Sun Unveils 'Data Center In A Box'
So that’s what Jonathan Schwartz was talking about. Sun Microsystems is introducing an energy-efficient, water-cooled turnkey data center housed in a shipping container that can be quickly deployed to expand existing IT infrastructure. An official unveiling will take place today, but Sun gave an early preview to John Markoff of the New York Times and CNet. The company isn’t commenting on whether its new product is related to a November 2005 report by PBS tech pundit Robert X. Cringley of a data center in a container sighted at Google. The system is planned for commercial availability in the second half of 2007, with prices beginning around $500,000. An excerpt:
Painted black with a lime green Sun logo, the system can consist of up to seven tightly packed racks of 35 server computers based on either Sun’s Niagara Sparc processor or an Opteron chip from Advanced Micro Devices. The system includes sensors to detect tampering or movement and features a large red button to shut it down in an emergency. Once plugged in, it requires just five minutes to be ready to run applications. Sun has applied for five patents on the design of the system, including a water-cooling technique that focuses chilled air directly on hot spots within individual computing servers. The system, which Sun refers to as “cyclonic cooling,” makes it possible to create a data center that is five times as space-efficient as traditional data centers, and 10 percent to 15 percent more power-efficient, Mr. Schwartz said.
Sun’s concept envisions the containerized data centers being deployed quickly in warehouse space to provide quick expansion for rapidly-throwing IT infrastructure. The units might be of particular interest to companies transitioning to new data centers, or those who reach capacity at their existing data center before a new one is completed.
“We are targeting customers who are concerned about saving space, power and getting to market quickly,” said Schwartz. Sun is leasing the units as well as selling them. The possibility of delays at some of the many “greenfields” new construction projects could make this appealing to customers.
It’s not completely plug-n-play, however. The “data center in a box” requires chilled water to support the cooling system, in addition to Internet connectivity and appropriate power infrastructure. Markoff’s story notes that the prototype “sits in a container case adjacent to a Sun office building here (Menlo, Park, Calif.), connected to two large fire hoses for water cooling and 500 kilowatts of redundant power.”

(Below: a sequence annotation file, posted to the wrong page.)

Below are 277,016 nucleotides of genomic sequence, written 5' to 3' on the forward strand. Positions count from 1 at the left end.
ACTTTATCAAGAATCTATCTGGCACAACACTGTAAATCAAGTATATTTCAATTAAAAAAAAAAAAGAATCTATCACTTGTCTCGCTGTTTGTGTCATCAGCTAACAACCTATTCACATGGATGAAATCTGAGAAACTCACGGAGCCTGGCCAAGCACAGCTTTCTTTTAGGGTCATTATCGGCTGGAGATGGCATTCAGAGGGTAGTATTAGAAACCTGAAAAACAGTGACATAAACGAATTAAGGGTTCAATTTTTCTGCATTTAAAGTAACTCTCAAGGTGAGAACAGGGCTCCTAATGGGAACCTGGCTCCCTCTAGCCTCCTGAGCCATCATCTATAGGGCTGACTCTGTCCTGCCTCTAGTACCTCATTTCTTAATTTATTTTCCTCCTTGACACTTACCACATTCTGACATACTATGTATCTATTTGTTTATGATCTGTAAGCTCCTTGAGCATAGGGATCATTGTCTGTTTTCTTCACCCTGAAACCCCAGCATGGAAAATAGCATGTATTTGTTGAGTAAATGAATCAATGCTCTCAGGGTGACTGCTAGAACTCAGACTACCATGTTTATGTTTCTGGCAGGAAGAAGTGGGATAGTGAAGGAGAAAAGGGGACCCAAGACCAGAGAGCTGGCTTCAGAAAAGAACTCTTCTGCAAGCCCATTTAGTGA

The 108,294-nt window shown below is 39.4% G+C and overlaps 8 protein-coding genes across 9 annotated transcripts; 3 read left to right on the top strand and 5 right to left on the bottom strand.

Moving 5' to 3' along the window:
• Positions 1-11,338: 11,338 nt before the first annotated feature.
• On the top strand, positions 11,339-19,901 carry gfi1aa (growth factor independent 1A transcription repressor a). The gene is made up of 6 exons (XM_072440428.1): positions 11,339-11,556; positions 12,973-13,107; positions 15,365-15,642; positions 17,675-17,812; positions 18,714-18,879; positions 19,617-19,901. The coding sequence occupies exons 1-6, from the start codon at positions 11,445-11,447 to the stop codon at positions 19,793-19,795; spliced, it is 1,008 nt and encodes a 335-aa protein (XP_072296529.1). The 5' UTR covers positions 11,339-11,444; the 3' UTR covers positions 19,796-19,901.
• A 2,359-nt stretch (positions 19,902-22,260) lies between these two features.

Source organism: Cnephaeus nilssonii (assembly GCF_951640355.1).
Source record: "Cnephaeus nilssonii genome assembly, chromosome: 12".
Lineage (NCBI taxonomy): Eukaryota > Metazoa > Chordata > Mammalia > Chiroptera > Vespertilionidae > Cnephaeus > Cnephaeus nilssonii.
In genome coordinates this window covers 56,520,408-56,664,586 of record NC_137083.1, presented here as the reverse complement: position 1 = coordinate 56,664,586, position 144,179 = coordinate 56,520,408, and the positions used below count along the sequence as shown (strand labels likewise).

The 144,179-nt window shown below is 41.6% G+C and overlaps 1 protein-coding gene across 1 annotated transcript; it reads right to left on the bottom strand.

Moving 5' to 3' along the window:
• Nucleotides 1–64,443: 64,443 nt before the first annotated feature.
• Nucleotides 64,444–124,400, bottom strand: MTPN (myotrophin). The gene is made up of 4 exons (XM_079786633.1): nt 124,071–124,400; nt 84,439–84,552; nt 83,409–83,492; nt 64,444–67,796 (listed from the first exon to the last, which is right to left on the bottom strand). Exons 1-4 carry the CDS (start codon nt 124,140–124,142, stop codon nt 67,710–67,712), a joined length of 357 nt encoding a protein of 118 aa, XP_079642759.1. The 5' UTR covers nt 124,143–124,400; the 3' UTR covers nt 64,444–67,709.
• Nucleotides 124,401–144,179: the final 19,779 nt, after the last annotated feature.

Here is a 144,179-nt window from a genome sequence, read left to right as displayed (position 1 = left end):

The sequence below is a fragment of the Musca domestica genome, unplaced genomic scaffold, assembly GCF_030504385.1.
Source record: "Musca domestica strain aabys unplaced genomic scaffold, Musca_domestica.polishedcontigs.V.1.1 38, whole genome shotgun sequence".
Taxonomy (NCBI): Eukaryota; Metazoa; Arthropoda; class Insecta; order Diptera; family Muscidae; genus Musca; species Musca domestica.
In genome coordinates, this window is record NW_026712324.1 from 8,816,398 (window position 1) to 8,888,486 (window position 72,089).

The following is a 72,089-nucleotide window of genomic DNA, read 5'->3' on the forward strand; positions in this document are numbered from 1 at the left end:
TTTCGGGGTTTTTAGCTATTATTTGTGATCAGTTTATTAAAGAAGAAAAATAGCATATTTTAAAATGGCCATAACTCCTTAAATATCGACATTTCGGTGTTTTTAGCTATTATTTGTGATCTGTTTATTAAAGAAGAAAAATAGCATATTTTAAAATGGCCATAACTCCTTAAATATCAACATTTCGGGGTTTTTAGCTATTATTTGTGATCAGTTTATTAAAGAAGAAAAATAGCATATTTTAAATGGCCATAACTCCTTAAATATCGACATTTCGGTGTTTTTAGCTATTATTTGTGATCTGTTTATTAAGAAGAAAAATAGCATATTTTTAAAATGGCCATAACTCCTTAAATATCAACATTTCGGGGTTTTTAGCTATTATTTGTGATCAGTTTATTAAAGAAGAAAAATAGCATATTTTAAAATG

As has been discussed often here, some data center managers have deep reservations about water cooling, and the fire hoses are bound to give these folks a major case of the willies. But Sun’s new offering extends the boundaries of the data center universe, and give additional options to managers of fast-growing enterprises.
The CNet story notes, correctly, that the concept of containers for server equipment is not new. “If they’re thinking they invented it, they’re wrong,” Jerald Murphy, a Robert Francis Group analyst, told CNet’s Steven Shankland, who said he designed shipping container-based computer systems for customers six years ago.
There’s a Russian saying that “there’s nothing more permanent than temporary”. Instead of deploying Blackboxes as an interim fix while traditional facilities are being built, might enterprises follow Jonathan Schwartz’ advice and “revisit basic assumptions”? Or could “trailer park computing” (as Nicholas Carr puts it – http://www.roughtype.com/archives/2006/10/trailerpark_com.php) be swept away by a Google/Microsoft powered computing grid? Carr compares Blackboxes to Edison’s off-the-shelf power plants, which were ultimately replaced by the electrical grid.
Hi Isabel. I think there are several factors that place limits on the potential user base of Sun’s “data center in a box.” Given the space constraints, I don’t imagine it could work without water cooling, and many data center managers simply aren’t ready for liquid cooling. It also doesn’t eliminate the requirement for redundant power infrastructure. Customers and IT executives want 24×7 uptime, and no matter how you house the computing hardware, you still need generators and UPS units (and fire hoses, in this case).
Consider the school house analogy. My son’s school houses a number of classes in trailers, but they don’t include them in the tour for parents, and when the school district builds new schools they don’t design the project with trailers included.
It strikes me as an interesting niche offering rather than a game-changer.
Daniel ThygesenPosted October 19th, 2006
I hope that someone will help me with a question I have…
On the Sun website, they state that Blackbox can handle 10.000 simultaneous users… Where do they get this number from? Do they have a formula or is it practical stress testing?
Thanks in advance